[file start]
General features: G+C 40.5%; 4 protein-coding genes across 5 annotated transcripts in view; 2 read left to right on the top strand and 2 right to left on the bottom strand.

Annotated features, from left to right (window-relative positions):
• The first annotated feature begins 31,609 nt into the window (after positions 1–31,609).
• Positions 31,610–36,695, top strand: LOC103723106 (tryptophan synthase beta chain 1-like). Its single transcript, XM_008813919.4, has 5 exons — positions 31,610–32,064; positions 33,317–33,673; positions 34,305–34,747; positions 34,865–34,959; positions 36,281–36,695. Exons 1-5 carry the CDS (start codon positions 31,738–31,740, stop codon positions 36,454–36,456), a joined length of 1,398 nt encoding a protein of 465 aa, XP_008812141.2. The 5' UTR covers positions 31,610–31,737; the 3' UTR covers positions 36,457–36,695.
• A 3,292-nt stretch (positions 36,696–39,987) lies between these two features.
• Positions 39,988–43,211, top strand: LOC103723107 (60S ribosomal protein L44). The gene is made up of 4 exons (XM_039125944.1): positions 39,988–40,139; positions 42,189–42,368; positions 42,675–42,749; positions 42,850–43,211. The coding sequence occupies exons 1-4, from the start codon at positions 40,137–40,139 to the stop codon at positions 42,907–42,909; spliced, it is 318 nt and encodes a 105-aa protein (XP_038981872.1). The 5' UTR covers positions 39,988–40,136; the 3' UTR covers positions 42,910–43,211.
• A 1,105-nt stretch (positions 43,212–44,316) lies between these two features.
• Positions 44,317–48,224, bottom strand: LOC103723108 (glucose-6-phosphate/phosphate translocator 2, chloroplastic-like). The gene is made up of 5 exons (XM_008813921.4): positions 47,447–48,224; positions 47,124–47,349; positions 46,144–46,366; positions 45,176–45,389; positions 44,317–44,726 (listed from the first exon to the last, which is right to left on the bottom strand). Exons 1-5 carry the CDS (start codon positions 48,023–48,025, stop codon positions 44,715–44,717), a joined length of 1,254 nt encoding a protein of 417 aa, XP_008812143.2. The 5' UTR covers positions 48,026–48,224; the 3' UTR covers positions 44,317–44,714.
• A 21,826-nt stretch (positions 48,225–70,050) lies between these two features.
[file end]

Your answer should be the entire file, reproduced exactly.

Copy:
General features: G+C 40.5%; 4 protein-coding genes across 5 annotated transcripts in view; 2 read left to right on the top strand and 2 right to left on the bottom strand.

Annotated features, from left to right (window-relative positions):
• The first annotated feature begins 31,609 nt into the window (after positions 1–31,609).
• Positions 31,610–36,695, top strand: LOC103723106 (tryptophan synthase beta chain 1-like). Its single transcript, XM_008813919.4, has 5 exons — positions 31,610–32,064; positions 33,317–33,673; positions 34,305–34,747; positions 34,865–34,959; positions 36,281–36,695. Exons 1-5 carry the CDS (start codon positions 31,738–31,740, stop codon positions 36,454–36,456), a joined length of 1,398 nt encoding a protein of 465 aa, XP_008812141.2. The 5' UTR covers positions 31,610–31,737; the 3' UTR covers positions 36,457–36,695.
• A 3,292-nt stretch (positions 36,696–39,987) lies between these two features.
• Positions 39,988–43,211, top strand: LOC103723107 (60S ribosomal protein L44). The gene is made up of 4 exons (XM_039125944.1): positions 39,988–40,139; positions 42,189–42,368; positions 42,675–42,749; positions 42,850–43,211. The coding sequence occupies exons 1-4, from the start codon at positions 40,137–40,139 to the stop codon at positions 42,907–42,909; spliced, it is 318 nt and encodes a 105-aa protein (XP_038981872.1). The 5' UTR covers positions 39,988–40,136; the 3' UTR covers positions 42,910–43,211.
• A 1,105-nt stretch (positions 43,212–44,316) lies between these two features.
• Positions 44,317–48,224, bottom strand: LOC103723108 (glucose-6-phosphate/phosphate translocator 2, chloroplastic-like). The gene is made up of 5 exons (XM_008813921.4): positions 47,447–48,224; positions 47,124–47,349; positions 46,144–46,366; positions 45,176–45,389; positions 44,317–44,726 (listed from the first exon to the last, which is right to left on the bottom strand). Exons 1-5 carry the CDS (start codon positions 48,023–48,025, stop codon positions 44,715–44,717), a joined length of 1,254 nt encoding a protein of 417 aa, XP_008812143.2. The 5' UTR covers positions 48,026–48,224; the 3' UTR covers positions 44,317–44,714.
• A 21,826-nt stretch (positions 48,225–70,050) lies between these two features.